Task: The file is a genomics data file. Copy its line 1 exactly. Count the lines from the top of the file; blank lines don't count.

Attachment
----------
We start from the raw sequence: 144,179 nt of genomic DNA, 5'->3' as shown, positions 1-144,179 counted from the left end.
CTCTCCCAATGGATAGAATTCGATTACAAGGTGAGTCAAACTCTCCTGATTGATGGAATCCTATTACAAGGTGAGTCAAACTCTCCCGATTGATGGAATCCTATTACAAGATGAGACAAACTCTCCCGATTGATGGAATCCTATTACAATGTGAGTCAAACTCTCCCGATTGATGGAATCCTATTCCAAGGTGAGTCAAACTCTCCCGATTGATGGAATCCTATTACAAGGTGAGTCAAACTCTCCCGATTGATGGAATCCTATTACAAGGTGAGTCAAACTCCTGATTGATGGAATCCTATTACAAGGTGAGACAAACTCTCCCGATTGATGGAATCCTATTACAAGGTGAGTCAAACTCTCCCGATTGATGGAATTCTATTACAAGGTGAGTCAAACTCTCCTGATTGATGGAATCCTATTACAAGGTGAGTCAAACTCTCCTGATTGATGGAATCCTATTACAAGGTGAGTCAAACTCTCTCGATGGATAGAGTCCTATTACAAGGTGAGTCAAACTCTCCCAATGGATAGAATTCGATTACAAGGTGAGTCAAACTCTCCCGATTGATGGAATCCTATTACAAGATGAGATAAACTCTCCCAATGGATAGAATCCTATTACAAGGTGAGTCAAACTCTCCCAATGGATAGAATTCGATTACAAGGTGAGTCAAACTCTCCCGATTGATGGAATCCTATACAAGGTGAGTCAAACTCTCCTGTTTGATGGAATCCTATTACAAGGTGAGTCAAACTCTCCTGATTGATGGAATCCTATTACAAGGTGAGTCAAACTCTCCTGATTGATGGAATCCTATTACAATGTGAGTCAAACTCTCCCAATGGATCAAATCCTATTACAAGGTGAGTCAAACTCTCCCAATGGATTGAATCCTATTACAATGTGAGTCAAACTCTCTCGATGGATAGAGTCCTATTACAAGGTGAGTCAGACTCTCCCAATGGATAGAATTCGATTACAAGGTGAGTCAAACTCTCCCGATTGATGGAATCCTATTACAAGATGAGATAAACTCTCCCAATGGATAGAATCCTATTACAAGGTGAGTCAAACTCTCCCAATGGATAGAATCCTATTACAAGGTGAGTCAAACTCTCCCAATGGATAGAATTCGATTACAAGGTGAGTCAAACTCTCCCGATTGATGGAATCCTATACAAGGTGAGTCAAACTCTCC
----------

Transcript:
We start from the raw sequence: 144,179 nt of genomic DNA, 5'->3' as shown, positions 1-144,179 counted from the left end.